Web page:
According to James Murray from Bing at the Ecommercial Conference 2016, the world has gone mad.
We have, as marketers and retailers, created things that we simply don’t need, just because it’s possible (see iPotty and the IoT ‘moon cup’).
But, as he goes on to explain – is this crazy? Or is there a very human need?
He used Answer the Public to find out what people are searching for around the term ‘potty’, using the iPotty example. There are a whole number of people who are searching in their hundreds and thousands for terms like ‘how do I potty my son’, which may well have led to a perceived need for a product like a potty that integrates an iPad dock. Suddenly, this doesn’t seem to crazy and it’s responding to a very real need.
The moon cup raised $169,000 on Kickstarter within 2 weeks. What might be considered an unnecessary technology, becomes a product that answers a real problem.
So, as James says, we need to reflect on the way we respond to human needs.
The fundamental flaw with search
When most of us want to find something, we go to Google (or Bing – they have 23% market share in the UK now!). Here, the search box controls us.
We’ve been conditioned to search in a search engine friendly manner. When we want to find a holiday, we don’t use natural language, we use ‘holiday cheap Spain’. It’s not a natural human experience.
If we take a search for ‘weather’ as an example, here’s how we’ve searched:
- 20 years ago – we searched “weather”
- 10 years ago, we searched “london weather”
- Today, we can use voice search to ask things like “will I need an umbrella tomorrow”
James uses Cortana as his example, stating how she is able to cleverly associate keywords with natural language and deliver a result which meets the intent.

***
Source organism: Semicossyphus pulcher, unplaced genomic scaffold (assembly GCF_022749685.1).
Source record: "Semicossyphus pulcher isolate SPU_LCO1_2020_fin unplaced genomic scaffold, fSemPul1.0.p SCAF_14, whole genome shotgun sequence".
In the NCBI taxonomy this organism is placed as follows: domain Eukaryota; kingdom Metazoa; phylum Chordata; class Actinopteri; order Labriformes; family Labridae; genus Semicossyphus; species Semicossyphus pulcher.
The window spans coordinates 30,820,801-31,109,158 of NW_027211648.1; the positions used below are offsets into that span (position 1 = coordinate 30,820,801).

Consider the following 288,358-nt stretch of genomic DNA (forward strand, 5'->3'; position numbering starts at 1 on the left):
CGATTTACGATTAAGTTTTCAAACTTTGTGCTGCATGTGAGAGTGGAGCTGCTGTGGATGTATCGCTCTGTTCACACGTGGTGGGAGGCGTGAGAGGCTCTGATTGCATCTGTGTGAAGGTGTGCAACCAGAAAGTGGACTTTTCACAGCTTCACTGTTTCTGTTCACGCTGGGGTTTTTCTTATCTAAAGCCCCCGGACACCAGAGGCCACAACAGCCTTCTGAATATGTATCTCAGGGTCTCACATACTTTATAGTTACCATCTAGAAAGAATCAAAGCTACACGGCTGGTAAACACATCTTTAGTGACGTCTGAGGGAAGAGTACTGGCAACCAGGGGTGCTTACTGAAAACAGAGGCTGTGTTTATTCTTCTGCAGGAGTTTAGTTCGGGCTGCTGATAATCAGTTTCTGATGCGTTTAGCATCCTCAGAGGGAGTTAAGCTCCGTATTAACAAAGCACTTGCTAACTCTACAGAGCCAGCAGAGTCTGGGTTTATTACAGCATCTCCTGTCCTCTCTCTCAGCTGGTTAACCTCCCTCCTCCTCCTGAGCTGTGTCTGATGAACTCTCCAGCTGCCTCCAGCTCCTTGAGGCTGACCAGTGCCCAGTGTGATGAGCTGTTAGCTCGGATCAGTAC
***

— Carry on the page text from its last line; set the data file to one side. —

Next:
Machine learning has advanced hugely in recent years in terms of how well they can understand what you’re saying.
At the moment, voice search might seem small, but this, says James, is not a fad. 50% of search will be on voice by 2020, according to data from Comscore and Mary Meeker’s Internet Trends (kpcb.com/internettrends).
How voice search changes search behaviour
Voice searches tend to be much longer than typed searches.
This has various implications for online businesses, as James explains:
1) Use broad match
James recognises that broad search can seem like a crazy idea. But, as he explains, even the best marketer in the world can’t know every single thing people will search. You simply can’t capture all of that intent. Typically, advertisers are missing out on 50% of clicks on BingAds when not using broad match.
2) Target question keywords
Let’s say you were buying some Star Wars Lego. You might search:
a) Cheap Star Wars Lego
b) How much is Star Wars Lego?
The second option is more common in voice search. We speak more naturally and are more inclined to ask questions. Don’t ignore this.
3) Consider your prepositions
Typically, we ignore prepositions in exact match. Consider the difference:
a) How much is a Lego X wing
b) How much for a Lego X wing
You need to consider the many varied different ways we use prepositions when we search using our voice.
The future for voice search
James suggests that “voice search is going to become the new mobile”.
By this, he means it’s going to be the next topic of discussion in our industry. “The year of voice search” will slowly trickle through and become part of our normal behaviour. Get ahead of the game now and you can start learning, improving and building on your campaigns in a more voice focused manner.
Conversation as a platform
Something Bing is moving toward is this idea of conversation as a platform, whereby machines are able to understand what you’re talking about and interact with you accordingly.
Bing sees the future evolving around 3 key elements:
3) Super bots (digital assistant)
Beyond keywords, there’s a very exciting new development which is known as ‘visual search’.
This is where you can, for example, see a dress you like and send a photo of it to Cortana to find that dress for you.